completing my thesis.

I also addressed my gratitude to Priyatno Ardi, S.Pd., M.Hum. as the

lecturer of Critical Reading and Writing II, who gave me the opportunity to

conduct my research in his class. He also gave me many advices during the

research, which helped me completing my thesis. Last but not least, I addressed

my gratitude to all people who helped me with many things during the research.

My deepest gratitude for you, who have helped me completing this thesis and my

study in this university.

May this thesis be useful to the eager young minds, who never stop

learning and dedicate their life to others.

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TABLE OF CONTENTS

Page

TITLE PAGE i

APPROVAL PAGES ii

DEDICATION PAGE iv

STATEMENT OF WORK’S ORIGINALITY v

PERNYATAAN PERSETUJUAN PUBLIKASI vi

ABSTRACT vii

ABSTRAK viii

ACKNOWLEDGEMENTS ix

TABLE OF CONTENTS x

LIST OF TABLES xiv

LIST OF FIGURES xv

LIST OF CHARTS xvi

LIST OF APPENDICES xvii

CHAPTER I. INTRODUCTION 1

A. Research Background 1

B. Research Problems 5

C. Problem Limitation 6

D. Research Objectives 6

E. Research Benefits 6

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CHAPTER II. REVIEW OF RELATED LITERATURE 9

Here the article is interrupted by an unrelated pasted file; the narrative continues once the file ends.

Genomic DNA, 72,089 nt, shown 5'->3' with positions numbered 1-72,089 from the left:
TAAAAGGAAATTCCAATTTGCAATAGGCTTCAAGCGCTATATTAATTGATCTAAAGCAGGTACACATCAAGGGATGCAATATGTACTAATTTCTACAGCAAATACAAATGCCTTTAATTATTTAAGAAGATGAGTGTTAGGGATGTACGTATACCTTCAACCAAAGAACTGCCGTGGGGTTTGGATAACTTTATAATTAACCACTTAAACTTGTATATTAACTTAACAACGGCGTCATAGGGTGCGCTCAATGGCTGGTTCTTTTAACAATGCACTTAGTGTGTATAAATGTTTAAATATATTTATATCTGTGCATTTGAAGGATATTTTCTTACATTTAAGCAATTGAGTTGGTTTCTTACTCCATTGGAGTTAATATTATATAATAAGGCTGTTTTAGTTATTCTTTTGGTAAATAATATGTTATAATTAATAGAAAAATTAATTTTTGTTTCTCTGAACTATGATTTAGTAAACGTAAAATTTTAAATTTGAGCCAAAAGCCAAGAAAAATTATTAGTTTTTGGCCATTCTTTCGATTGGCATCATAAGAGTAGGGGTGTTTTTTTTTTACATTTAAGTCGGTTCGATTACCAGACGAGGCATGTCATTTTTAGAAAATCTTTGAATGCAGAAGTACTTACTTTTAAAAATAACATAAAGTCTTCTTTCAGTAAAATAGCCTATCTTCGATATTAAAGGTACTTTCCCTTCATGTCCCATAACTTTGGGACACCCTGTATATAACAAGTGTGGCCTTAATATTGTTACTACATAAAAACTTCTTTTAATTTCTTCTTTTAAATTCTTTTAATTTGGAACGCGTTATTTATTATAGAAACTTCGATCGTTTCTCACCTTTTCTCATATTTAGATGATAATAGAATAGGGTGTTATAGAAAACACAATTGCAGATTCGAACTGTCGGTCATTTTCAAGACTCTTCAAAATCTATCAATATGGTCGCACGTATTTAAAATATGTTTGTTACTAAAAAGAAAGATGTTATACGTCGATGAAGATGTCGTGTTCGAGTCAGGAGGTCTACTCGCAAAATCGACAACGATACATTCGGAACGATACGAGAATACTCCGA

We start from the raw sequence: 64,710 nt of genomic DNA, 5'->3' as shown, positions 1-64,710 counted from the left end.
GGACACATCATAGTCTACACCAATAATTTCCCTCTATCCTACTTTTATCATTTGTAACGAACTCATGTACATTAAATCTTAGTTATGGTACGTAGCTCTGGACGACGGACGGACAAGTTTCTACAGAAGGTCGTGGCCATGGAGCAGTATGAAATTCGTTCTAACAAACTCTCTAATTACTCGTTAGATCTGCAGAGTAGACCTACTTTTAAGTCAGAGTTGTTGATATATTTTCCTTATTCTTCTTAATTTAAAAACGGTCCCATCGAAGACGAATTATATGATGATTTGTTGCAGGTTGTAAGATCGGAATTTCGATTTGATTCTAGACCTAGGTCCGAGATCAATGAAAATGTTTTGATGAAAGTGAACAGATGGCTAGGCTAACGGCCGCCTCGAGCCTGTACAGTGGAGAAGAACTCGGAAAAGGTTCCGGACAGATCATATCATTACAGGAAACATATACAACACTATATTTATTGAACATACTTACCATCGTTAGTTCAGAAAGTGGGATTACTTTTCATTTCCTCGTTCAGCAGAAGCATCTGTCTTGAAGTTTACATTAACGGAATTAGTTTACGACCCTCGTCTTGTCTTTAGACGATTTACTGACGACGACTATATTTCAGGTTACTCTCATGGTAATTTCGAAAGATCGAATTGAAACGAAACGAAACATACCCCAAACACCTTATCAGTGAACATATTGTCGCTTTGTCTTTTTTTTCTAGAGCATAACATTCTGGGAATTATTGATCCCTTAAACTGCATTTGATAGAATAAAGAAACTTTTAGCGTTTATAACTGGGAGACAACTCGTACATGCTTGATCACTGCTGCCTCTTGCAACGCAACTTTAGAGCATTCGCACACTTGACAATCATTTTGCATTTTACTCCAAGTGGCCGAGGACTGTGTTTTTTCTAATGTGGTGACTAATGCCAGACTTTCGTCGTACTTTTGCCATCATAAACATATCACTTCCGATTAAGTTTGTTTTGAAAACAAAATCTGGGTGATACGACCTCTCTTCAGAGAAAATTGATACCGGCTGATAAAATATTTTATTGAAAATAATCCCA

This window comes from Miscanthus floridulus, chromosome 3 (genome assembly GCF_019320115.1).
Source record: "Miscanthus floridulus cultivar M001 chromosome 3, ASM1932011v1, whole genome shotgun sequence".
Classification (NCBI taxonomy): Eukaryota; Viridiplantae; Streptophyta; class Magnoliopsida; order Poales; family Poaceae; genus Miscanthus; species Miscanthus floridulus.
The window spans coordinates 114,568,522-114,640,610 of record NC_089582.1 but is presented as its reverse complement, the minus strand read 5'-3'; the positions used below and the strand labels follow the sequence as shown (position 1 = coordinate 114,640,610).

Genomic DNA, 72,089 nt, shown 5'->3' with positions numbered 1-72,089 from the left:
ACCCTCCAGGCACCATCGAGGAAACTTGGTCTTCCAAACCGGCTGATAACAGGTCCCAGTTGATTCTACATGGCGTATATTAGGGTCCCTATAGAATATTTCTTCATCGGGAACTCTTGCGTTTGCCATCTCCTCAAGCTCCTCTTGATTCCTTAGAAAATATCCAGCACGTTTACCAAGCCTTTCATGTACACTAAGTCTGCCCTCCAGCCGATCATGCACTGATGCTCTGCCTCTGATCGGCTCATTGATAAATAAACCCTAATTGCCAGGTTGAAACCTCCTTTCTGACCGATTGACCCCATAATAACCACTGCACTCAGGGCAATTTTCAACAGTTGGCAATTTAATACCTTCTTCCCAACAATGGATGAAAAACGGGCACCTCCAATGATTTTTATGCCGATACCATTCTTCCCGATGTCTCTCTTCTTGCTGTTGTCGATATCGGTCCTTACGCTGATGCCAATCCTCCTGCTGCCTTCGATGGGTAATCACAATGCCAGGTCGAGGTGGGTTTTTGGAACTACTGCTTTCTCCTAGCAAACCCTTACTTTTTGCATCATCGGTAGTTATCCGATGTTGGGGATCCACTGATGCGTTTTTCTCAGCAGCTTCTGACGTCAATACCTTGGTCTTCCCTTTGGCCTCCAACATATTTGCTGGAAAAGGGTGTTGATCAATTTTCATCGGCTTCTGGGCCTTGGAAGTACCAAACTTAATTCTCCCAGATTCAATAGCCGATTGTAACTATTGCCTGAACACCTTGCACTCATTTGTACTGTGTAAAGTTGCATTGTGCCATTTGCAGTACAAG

A. Theoretical Description 9

1. Defining Critical Thinking in Reading and Writing 9

2. Collaborative Learning Method to Improve Critical Thinking

Skills in Writing Argumentative Essay 14

a. Constructivism Approach as The Basis of Collaborative

Learning Method 15

b. The Benefits of Collaborative Learning Method to

Improve Students’ Critical Thinking Skills 16

c. Techniques in Collaborative Learning Method to

Improve Students’ Critical Thinking Skills 17

1) Peer Involvement 18

2) Peer Assessment 20

3) Peer Feedback 22

B. Theoretical Framework 24

CHAPTER III. RESEARCH METHODOLOGY 28

A. Research Method 28

B. Research Setting 31

C. Research Participants / Subjects 32

D. Research Instruments and Data Gathering Technique 33

1. Observation 33

2. Writing test 34

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E. Data Analysis Technique 36

1. Qualitative Data Analysis 37

2. Descriptive Statistics 37

F. Research Procedure 41

CHAPTER IV. RESEARCH RESULTS AND DISCUSSION 42